The Kenyan Campaign Trail – Africa
I never tire of talking to people in Nairobi about politics. As the election nears, tensions run high, air is thick with excitement. People are shocked this white girl can speak about politics with them; I even find myself explaining some of the hot topics like majimbo (a way of governing similar to federalism) to the locals themselves. They wonder what I am doing, knowing so much about the Kenyan political system.
I have been living in Meru, Kenya, following the campaign trail of a member of parliament aspirant on a daily basis for two months. It has given me an incredible glimpse into the political process of this country. When I look back, I am struck by moments of awe: sitting under the toasting African sun as the winds comb through grasses in the open field where the large rally is being held, my eardrums stinging with wavelengths emitting from the loud-speaker in Kimeru after being spun around by colorful traditional dancers, old women with their toothless smiles cracking up to their ears, twirling me through open arms.
I am embarrassed to admit, though, that I had moments of frustration and boredom too – my legs numb from the board jabbing into them as I sit, ready to collapse from the heat of the sun relentlessly bearing down on my freshly burning skin that lacks the pigment of protection of my neighbors, ready to faint from the heat and lack of water (I can’t drink water, going to the bathroom is not an option). I sit trapped, dead front-center stage, exposed to a crowd of hundreds of eyes while someone yells in Kimeru over the feedback splashing through the microphone. People often gesture at me. Bound by my lack of language, I am left to scan thoughts and memories out of sheer boredom.
The party Ringera runs under FOREPA (Forum for Republican Party) slogan is ingrained in my head. One of the canvassers laughs that I know so few words in Kimeru; wimbe, razor blade and niaugh, cut, are among them because they are in the attention-getting phrase.
Ringera’s campaign is revolutionary, development-based rather than dishing out money like the rest of the candidates. She works against tough odds. People expect her to give them money. She doesn't. There has been widespread violence directed at women this election; a woman was shot to death at her home for running for parliament near Nairobi. We avoid destructive force; we always travel with a number of security personnel.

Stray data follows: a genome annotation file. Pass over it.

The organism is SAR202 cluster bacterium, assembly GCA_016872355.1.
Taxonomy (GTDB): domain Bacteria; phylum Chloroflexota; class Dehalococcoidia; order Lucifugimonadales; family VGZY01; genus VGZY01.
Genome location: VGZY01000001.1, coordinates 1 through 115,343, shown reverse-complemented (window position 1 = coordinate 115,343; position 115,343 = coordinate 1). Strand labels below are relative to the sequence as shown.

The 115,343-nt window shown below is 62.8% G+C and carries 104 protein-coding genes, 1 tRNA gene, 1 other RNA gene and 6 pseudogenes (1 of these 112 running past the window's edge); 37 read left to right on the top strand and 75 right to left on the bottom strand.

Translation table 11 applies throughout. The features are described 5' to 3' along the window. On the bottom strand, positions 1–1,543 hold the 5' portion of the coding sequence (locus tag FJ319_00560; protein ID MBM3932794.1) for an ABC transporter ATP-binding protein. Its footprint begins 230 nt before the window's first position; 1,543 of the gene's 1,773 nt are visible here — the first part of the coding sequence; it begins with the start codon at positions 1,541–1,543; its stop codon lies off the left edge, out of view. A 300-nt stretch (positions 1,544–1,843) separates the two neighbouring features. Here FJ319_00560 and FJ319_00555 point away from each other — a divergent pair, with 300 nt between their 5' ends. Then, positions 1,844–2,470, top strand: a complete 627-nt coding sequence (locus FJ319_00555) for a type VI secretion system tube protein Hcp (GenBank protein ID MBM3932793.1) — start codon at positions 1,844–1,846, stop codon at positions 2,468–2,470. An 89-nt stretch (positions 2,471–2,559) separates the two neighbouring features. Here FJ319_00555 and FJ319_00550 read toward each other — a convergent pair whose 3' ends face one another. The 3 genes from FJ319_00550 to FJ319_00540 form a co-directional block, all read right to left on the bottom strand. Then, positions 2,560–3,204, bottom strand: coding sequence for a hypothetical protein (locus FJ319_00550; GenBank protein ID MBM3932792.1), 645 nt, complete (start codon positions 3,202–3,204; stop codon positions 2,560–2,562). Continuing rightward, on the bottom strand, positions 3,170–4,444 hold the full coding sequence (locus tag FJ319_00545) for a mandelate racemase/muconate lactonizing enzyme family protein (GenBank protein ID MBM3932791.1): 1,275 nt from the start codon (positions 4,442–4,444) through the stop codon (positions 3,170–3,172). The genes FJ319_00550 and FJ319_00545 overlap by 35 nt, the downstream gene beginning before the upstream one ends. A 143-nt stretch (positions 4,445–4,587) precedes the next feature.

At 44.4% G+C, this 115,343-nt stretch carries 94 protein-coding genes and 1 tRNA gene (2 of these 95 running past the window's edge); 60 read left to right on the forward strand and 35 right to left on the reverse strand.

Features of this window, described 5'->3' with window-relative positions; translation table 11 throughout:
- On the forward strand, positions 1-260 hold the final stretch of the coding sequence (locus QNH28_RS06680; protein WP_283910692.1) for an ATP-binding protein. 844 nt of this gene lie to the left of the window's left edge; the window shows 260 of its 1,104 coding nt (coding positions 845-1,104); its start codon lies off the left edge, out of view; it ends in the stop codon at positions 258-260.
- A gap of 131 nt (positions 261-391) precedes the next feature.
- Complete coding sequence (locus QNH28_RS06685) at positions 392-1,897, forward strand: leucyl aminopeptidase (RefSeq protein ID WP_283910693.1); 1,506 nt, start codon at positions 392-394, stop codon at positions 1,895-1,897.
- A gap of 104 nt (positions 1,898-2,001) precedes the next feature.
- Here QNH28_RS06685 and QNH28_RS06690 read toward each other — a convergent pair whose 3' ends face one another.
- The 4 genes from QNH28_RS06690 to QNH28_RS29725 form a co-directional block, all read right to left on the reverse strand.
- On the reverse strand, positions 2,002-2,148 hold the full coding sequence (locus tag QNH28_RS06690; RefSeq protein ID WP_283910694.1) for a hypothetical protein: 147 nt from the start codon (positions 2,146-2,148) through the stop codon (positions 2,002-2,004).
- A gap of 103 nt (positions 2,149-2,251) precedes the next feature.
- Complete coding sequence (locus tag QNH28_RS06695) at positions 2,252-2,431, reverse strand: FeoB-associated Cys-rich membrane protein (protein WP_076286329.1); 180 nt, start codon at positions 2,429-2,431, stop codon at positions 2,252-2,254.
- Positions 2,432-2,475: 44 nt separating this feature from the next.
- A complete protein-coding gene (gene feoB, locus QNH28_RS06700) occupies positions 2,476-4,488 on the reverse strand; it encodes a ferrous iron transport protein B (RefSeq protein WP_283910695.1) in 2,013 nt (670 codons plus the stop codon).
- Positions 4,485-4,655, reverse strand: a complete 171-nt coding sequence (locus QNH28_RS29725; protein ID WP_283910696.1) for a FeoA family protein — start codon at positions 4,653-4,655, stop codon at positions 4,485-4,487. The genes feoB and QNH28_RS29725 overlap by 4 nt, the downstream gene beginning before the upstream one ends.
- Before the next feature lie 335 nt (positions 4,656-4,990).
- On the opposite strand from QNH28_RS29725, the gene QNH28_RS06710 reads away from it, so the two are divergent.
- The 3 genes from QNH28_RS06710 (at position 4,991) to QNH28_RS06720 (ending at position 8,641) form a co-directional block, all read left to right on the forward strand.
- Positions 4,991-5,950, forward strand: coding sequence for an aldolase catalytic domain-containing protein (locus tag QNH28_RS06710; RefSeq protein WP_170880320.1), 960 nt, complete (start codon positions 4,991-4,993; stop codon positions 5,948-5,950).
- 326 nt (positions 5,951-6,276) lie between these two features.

The days are long and interesting. We speak at group meetings everywhere, from little wooden sheds to upscale inns. We go to Nairobi and meet with university students. We speak in a structure made of boards, gaps filled in with plastic bags for insulation as goats wander in to see what we are up to. We go to a rural school for Ringera’s school incentive program to hand out backpacks to the best students. Schedule is interrupted for a rally. A sea of green uniforms crashes with applause.
Wherever we are, students and children rush out of their classrooms and mob me. They want to see and touch the mzungu, white person. I am nervous I'll be bowled over and washed away by the enthusiastic kids, their eager and searching eyes and rubbing hands all over my arms. Even when we drive, I feel like I am in a parade, albeit a quickly moving one. Children spot me and wave with huge smiles or yell mzungu, prompting me to wave back with an equally large smile.
We attend church services and ask the people to pray and vote for Ringera. We visit the slums of Meru. We eat in a Muslim community for the breaking of their fast. I try to blend in but my eyes give me away. I almost succeed until I start talking with a boy my age. He knows I'm American; I walk with a bounce in my step. After dinner we stand in ankle-deep mud by the shacks that have no electricity. The poverty is impossible to ignore. We talk to everyone. Politicians don't. They never care enough to listen to the people's concerns and hopes. We also shake each person’s hand.